Can coaching combat stress at work?

Coaching is increasingly being used by organisations to improve performance, facilitate learning and underpin rapid organisational change. Although not typically thought of as a stress reduction tool, recent studies have suggested it might be indirectly useful.1

Could coaching represent an untapped resource for employers to improve psychological health? There has been little research into coaching and stress, but what there is suggests it is definitely an area worth considering.

According to the Health and Safety Executive (HSE), more than half a million people in the UK currently experience work-related stress at a level they believe is making them ill, and the reported incidence is rising.2 Stress has become a significant issue in terms of reduced productivity, lost time through sickness absence and disruption to business. Most recently, stress arising from overwork and insufficient coaching was cited as one of the most common hidden reasons why employees leave US organisations.3

Stress

Arguably, stress has yet to be adequately defined. Early psychologists described it as an individual physiological reaction (stimulus-response).4 More contemporary approaches emphasise the transactional nature of the stress process, suggesting that stress arises through an imbalance between the employee and their work environment.5

The HSE defines stress as ‘the adverse reaction people have to excessive pressures or other types of demand placed upon them’,6 whereas others advocate a more cognitively based approach, highlighting individual perceptions of stress.7 This approach is perhaps more relevant when thinking about the coaching process, as it explains that ‘stress occurs when the perceived pressure exceeds your ability to cope’.

Coaching

The field of coaching at work is diverse and eclectic. Models vary according to the training, preferences and background of the practitioner involved. But most people agree that coaching is a practically based, personally tailored partnership that is time limited and involves action planning, goal setting and achieving results.

Coaching skills include active listening, purposeful questioning, and providing helpful and objective feedback. The client, or ‘coachee’, is responsible for making progress towards achieving defined goals.

Essentially, coaching is a process of equipping people with the tools, confidence, knowledge and opportunities necessary for more effective self-development.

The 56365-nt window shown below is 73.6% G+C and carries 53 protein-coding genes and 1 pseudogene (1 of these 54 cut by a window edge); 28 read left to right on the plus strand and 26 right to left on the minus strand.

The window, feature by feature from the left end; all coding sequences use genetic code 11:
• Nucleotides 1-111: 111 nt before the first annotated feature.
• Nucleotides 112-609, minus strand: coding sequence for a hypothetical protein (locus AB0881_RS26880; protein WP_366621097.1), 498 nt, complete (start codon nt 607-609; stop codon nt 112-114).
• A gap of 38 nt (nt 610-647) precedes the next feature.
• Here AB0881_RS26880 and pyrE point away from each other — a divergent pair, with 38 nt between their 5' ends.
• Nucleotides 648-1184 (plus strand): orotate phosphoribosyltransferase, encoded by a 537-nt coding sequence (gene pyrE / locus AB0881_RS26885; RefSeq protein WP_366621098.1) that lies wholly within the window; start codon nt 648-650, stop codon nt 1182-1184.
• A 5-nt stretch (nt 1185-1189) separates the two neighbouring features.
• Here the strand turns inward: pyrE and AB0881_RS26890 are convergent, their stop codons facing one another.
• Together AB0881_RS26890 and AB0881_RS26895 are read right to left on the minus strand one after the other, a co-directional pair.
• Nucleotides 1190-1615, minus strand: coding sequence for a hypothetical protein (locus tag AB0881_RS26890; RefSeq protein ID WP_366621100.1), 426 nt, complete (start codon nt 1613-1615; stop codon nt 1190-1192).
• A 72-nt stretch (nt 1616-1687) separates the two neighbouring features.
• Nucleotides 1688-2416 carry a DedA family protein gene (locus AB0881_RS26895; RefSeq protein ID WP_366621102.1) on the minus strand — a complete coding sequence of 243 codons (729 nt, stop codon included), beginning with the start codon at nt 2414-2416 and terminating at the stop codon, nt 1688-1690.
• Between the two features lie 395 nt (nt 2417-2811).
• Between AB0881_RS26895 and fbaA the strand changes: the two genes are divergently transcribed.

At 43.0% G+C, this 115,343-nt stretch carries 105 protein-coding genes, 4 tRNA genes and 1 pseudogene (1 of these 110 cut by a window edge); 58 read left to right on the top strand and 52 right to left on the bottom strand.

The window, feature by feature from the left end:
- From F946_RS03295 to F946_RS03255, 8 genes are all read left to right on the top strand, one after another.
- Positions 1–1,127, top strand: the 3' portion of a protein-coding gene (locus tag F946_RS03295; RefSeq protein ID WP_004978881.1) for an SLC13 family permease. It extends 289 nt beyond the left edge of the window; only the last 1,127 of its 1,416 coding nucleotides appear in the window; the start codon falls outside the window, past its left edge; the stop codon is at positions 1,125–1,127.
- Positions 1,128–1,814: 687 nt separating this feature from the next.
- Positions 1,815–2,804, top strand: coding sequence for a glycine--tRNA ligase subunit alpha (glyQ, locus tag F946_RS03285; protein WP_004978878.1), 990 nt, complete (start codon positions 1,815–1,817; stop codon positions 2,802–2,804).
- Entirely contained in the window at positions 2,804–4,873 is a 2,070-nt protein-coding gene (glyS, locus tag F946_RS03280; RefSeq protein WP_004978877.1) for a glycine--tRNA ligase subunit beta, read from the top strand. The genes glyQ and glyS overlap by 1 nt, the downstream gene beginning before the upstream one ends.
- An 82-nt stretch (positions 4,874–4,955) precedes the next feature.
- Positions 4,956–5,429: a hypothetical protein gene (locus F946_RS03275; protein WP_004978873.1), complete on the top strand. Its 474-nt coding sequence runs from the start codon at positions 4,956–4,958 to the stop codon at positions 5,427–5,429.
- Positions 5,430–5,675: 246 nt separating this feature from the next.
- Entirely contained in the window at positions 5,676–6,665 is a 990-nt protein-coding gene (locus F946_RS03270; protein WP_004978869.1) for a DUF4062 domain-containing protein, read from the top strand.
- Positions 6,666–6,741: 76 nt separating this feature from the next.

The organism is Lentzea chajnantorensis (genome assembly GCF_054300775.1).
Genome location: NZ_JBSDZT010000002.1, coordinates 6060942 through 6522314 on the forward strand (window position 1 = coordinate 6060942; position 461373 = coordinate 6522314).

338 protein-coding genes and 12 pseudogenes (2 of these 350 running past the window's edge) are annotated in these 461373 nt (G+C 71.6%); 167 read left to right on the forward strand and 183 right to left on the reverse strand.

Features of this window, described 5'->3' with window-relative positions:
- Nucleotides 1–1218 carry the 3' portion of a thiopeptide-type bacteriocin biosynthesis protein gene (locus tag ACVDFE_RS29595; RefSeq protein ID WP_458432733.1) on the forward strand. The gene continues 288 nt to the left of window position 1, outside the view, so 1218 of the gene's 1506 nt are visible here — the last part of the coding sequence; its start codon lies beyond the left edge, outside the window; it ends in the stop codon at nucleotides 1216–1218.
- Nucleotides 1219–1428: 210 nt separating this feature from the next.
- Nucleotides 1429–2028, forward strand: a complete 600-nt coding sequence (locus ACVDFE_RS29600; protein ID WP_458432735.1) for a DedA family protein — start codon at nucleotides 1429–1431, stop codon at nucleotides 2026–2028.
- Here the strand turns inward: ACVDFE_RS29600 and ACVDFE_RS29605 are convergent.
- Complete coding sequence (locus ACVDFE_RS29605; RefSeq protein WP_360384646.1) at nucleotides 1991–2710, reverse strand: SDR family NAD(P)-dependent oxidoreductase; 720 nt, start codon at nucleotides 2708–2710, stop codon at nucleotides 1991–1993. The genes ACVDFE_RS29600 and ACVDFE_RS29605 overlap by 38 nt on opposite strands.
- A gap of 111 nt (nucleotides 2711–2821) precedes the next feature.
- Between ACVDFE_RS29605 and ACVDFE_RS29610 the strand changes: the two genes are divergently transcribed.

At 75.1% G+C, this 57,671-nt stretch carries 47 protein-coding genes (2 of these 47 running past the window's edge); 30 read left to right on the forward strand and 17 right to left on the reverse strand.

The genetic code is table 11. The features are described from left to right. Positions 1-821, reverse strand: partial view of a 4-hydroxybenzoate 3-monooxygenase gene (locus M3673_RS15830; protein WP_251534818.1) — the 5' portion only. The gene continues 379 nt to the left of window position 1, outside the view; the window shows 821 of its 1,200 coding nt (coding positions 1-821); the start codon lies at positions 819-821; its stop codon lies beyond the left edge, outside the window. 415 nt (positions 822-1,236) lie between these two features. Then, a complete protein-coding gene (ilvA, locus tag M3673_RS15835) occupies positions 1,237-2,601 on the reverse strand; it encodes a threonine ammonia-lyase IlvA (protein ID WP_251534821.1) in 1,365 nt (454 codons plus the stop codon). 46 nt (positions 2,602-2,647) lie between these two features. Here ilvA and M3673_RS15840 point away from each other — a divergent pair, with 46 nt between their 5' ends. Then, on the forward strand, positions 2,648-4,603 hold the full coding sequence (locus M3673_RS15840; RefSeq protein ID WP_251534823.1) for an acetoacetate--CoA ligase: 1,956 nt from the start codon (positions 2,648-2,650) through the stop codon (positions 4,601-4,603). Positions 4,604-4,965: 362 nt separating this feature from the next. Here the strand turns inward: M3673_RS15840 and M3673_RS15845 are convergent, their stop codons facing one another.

Organisations typically use coaching to improve competence and job performance, or increase motivation and job satisfaction. It is also used to boost creativity and improve problem solving. It can facilitate career development, increase communication and networking opportunities and improve cross-functional working.

Because of its unique characteristics, coaching is especially well suited to helping individuals develop their interpersonal skills. For example, managers frequently report that people-oriented encounters involving the emotional behaviour of others can be demanding and inherently stressful.

Feedback-based approaches such as coaching are well suited to improving self-insight and supporting the acquisition of soft skills.

Despite a frustrating lack of quantitative evidence to demonstrate any direct link between coaching and reduced levels of stress, results from case studies and qualitative research papers have consistently yielded positive results.8 Inconsistencies may arise from small study samples and poor experimental design, but are also likely to be reflective of the difficulties associated in trying to measure complex constructs such as stress using a quantitative methodology.

More research is needed to aid our understanding. Nonetheless, it is worthwhile considering how coaching might influence the experience of work-related stress.

Important clues emerge from the related social sciences literature, suggesting that effects are likely to occur in three interdependent ways:

  • Through social support
  • By moderating the process of cognitive appraisal
  • By providing a dynamic, goal-oriented learning experience.

Social support

The benefits of coaching may come almost entirely from the relationship with the coach. Coachees consistently confirm that having a good rapport with their coach is integral to success. Research shows that the social support a person receives (or perceives they are receiving) has an impact on their appraisal of stressful events and therefore their ability to cope. This is why having a supportive boss, or good relations with colleagues, is so important if you are faced with potentially stressful situations at work.

Social support is important in two ways. Firstly, it directly influences psychological, physiological and behavioural reactions. Secondly, it can have a buffering effect on the relationship between stressors and stress reactions, so the presence of stressors doesn’t lead to negative (or less negative) health outcomes.9

Social relationships can support individuals by diverting their attention, helping them exert situational control, or by providing advice about how to reinterpret a situation to make it less stressful.

The latter relates directly to the notion that we construct and assimilate ‘cognitive schema’ or core beliefs, values and assumptions which are responsible for driving much of our behaviour.10 These beliefs are especially vulnerable to disruption at times of stress or trauma.11 Therefore, coaching may encourage people to re-focus negative thinking following major change, trauma or periods of intense pressure.